Monetary Fund imposed structural adjustment programs (SAPs) on
many African countries. Under the SAPs, national currencies were
devalued and subsidies to critical sectors of the economy discontinued.
With minimal funds available to governments, social infrastructure
and services, including health services, suffered. Keith Hansen,
deputy head of the World Bank's AIDS Campaign Team for Africa,
admitted that SAPs had weakened African economies. Austerity has
deprived African countries of the means to fight the epidemic.
* The high cost of drugs. Pharmaceutical companies like Bristol-Myers
Squibb of the United States, GlaxoSmithKline of Great Britain,
and Boerhinger Ingelheim GMBH of Germany sell their patented AIDS
drugs for $10,00015,000 per patient per year, three to five times
the per capita income or South Africa (the highest in Africa).
Uganda, the place where AIDS first struck in Africa, now offers
a model for combating the epidemic. The Ugandan government has
helped bring about a mini-sexual revolution. In the mid 1980s,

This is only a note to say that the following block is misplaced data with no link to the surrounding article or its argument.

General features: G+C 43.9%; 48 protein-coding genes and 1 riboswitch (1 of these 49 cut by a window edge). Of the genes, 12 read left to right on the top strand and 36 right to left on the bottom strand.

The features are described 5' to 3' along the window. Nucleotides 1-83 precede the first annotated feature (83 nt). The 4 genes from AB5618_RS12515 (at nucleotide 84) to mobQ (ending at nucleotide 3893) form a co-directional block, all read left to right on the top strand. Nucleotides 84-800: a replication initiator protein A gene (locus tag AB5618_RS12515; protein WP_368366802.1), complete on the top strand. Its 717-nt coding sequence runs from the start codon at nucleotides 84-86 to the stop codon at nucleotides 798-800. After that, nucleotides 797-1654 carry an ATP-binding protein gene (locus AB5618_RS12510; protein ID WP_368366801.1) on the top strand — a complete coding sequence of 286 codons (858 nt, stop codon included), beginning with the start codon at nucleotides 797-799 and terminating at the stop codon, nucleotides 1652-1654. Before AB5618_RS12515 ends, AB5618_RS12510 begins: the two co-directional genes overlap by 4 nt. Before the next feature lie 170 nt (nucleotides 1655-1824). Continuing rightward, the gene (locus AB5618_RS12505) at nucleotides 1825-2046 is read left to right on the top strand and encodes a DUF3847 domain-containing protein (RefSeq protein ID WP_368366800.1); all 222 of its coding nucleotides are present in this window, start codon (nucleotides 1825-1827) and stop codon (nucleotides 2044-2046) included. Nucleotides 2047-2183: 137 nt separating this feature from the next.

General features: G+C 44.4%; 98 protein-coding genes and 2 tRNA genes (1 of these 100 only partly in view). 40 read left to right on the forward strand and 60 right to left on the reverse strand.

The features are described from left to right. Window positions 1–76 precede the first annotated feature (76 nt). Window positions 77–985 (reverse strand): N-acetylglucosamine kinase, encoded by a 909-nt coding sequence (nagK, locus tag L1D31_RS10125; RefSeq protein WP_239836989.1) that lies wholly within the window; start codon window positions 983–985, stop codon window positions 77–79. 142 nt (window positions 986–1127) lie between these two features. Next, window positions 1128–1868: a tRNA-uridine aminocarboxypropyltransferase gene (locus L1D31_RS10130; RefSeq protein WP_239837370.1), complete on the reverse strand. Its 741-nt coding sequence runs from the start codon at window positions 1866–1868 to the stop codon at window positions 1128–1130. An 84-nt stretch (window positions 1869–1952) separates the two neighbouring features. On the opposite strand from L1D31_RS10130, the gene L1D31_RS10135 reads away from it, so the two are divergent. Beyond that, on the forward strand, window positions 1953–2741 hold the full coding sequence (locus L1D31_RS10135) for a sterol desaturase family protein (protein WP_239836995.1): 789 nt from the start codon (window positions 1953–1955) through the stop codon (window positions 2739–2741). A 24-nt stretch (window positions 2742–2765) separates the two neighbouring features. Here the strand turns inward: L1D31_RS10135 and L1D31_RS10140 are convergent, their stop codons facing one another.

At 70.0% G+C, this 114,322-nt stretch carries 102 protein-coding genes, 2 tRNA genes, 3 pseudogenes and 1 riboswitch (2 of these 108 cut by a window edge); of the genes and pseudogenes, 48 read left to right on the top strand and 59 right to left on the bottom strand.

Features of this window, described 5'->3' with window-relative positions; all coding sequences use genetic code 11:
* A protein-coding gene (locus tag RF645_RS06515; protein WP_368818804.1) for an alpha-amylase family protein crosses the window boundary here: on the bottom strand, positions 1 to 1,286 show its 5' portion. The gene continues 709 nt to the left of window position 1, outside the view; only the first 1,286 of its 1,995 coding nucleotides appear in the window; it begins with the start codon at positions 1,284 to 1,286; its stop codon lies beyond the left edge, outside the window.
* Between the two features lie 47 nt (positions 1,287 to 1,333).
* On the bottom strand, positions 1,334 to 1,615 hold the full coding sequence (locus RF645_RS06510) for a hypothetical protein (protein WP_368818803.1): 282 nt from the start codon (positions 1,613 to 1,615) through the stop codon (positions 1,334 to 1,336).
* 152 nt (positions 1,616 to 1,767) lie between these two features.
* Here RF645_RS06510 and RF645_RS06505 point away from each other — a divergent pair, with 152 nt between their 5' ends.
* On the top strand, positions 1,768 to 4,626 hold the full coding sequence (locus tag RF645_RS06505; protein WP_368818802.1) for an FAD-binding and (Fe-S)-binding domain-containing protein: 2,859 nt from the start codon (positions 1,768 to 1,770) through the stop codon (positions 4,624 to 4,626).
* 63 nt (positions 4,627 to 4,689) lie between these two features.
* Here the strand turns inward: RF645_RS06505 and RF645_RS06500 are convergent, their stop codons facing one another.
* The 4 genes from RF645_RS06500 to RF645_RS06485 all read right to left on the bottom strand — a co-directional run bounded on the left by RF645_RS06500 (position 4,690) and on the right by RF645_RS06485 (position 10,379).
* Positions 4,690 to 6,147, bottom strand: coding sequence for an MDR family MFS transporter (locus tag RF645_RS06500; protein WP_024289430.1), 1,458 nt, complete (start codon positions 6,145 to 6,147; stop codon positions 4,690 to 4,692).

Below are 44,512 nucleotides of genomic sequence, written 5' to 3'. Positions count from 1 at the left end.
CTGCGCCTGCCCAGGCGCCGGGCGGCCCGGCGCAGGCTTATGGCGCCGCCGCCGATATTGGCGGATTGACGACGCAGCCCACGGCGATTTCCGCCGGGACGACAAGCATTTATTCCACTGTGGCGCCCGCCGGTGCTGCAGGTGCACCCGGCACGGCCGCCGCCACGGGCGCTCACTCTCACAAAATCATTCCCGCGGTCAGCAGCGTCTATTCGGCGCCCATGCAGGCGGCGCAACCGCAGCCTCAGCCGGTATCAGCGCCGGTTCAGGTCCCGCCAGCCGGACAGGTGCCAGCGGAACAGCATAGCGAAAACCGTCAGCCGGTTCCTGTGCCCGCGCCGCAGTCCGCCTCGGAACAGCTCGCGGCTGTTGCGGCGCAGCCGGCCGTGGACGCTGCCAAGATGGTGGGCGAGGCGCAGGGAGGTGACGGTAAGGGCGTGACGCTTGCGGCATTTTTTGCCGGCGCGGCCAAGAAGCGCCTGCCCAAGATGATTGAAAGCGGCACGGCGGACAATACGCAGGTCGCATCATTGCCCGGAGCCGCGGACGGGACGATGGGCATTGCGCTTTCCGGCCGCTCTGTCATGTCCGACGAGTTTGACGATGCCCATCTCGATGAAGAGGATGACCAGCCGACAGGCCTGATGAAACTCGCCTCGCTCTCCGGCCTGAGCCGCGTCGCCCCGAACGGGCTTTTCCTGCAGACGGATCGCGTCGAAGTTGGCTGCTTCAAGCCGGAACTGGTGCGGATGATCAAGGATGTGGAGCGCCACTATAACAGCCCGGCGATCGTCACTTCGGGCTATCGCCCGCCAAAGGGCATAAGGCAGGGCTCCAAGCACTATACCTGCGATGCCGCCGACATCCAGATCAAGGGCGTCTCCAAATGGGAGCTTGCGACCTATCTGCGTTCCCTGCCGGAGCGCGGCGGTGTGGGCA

it began prevention campaigns on HIV/ AIDS and other sexually
transmitted diseases, and started promoting sex education generally.
President Yoweri Museveni personally championed the AIDS-control
program. Meanwhile, some debt relief and the creation of an anti-poverty
program has resulted in a revival of the health system.
"When a lion comes to your village you must raise the
alarm loudly," Museveni says. "This is what we did in
Uganda; we took it seriously and achieved good results. AIDS ...
is not like small pox or Ebola. AIDS can be prevented as it is
transmitted through a few known ways. If we raise awareness sufficiently,
it will stop." Between 1997 and 2000, while the HIV infection